June 30, 2014

{Aromatherapy-Wise Bride}


Dear Bride-to-Be:
Your time of being a bride should be a dreamy time filled with love! However, if you're doing most of the wedding planning and organizing yourself, it can get a bit stressful, yes? So how can you have the best of all worlds: Stay “full of love, ease and creativity” while planning a wedding from your heart....?

Here are bits of aromatherapy wisdom to get your creative juices flowing:

•     “Lightly spritz wedding invitations and love letters with tea rose or jasmine scents…it helps send love around the world.”

•     “Put a few drops of essential oil on an unscented dryer sheet with your bed linens…lavender pillowcases call sweet dreams close….love follows the scent of rose. Choose either fragrance for a dreamy rest.”

•     “Add a couple of drops of relaxing lavender essential oil onto a practical (washable) white linen handkerchief to carry on your wedding day. Then as you dab at tears (his or yours), the scent brings sweet calm.

Be an “aromatherapy-wise” bride and enjoy your fragrantly-creative-planning-time and a love-scented wedding day!

Love. Listen. Let go.
...with love from Cornelia

[Photograph: Ian Grant]

June 23, 2014

Old-Fashioned {Redux}

[This is a reprint of my article, "Being Old-Fashioned, Downton Abbey Style," from the summer issue of SEASON magazine. Scroll to page 93 or enjoy text below!]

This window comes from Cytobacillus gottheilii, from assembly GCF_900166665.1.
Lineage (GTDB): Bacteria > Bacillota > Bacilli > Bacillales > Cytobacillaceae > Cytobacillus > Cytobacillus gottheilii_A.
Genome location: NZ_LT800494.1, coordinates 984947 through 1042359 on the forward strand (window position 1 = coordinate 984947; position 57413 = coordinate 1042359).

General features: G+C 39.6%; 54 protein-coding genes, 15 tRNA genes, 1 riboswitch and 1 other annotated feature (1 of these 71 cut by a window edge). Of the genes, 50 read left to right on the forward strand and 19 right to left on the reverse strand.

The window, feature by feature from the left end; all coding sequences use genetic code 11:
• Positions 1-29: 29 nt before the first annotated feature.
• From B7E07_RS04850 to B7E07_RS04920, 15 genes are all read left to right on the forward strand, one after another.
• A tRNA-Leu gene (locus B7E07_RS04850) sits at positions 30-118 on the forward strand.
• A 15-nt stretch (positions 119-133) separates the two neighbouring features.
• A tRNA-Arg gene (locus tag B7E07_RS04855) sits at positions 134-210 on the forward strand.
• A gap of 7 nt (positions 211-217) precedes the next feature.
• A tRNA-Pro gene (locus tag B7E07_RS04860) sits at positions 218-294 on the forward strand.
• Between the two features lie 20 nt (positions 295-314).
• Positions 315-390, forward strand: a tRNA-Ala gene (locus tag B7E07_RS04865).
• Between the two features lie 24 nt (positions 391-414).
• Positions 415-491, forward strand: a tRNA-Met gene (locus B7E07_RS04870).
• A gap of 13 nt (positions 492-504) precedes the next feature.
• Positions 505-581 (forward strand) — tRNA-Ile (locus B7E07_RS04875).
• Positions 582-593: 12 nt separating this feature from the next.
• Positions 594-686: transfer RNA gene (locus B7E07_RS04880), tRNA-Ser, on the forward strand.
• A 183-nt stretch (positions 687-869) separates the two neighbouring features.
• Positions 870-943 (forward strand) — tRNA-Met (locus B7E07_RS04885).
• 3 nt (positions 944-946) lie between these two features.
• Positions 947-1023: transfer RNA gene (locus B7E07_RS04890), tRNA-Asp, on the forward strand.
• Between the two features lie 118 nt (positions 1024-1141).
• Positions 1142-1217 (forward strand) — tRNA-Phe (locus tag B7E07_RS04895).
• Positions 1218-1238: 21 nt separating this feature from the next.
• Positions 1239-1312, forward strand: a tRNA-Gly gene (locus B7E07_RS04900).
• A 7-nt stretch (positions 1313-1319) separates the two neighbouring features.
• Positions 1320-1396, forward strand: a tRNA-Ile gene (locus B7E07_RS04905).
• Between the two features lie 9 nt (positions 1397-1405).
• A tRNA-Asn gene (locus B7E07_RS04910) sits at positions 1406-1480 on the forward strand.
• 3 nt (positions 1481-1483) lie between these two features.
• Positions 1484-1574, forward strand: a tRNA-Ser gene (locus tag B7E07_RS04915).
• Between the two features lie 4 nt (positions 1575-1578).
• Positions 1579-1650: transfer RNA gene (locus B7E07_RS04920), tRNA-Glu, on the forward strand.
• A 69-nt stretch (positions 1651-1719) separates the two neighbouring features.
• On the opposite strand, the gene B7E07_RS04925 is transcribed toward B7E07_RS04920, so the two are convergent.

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Being Old-Fashioned, Downton Abbey Style
One of my favorite bridal historians, the late British writer Ann Monsarrat, talked about how old “innocent superstitions…just for fun” became wedding “traditions” in Victorian times. Although most wedding customs have ancient roots back to the days of arranged marriages (like “the superstition that the bride and groom should not meet on their wedding day until they do so at the altar”), it was the sentimental Victorians who made them part of the “rules” of wedding etiquette. And even if a tad old-fashioned, some traditions stayed around while others disappeared in the regimented practicality guiding many weddings today.

It reminds me of the episode of Downton Abbey in season three when Martha Levinson, Cora’s very avant garde American mother played by Shirley Maclaine, arrives for Lady Mary’s wedding. At dinner the night before the ceremony, Violet, the other grandmother (Maggie Smith’s witty character, the proper Dowager Countess) tells Martha that Matthew won’t be dining with them since it’s “bad luck” for the groom to see the bride. Martha teases about following such old-fashioned notions: “It’s 1920 for heaven’s sake!”

However, old-fashioned or not, keeping some traditions just brings out the sweetness in us. Remember the Downton Abbey scene later that night when Matthew slips into the Abbey to apologize to Mary and—with her slightly opened bedroom door between them—asks for a reconciliation kiss. After a pause, Mary softens and smiles: “Only if you close your eyes…it’s bad luck to see me before the wedding.” (He does, she does, then takes a peek, and they seem even more in love when they meet at the altar the next morning!)

Now I can appreciate the benefits of being practical as much as the next fellow; and I understand that the current practice of taking photographs of all the wedding party before the ceremony is indeed “practical.” But don’t you think it spoils some of the romantic mystery?

Ann Monsarrat told this charming story around the 1893 wedding of a future king and queen: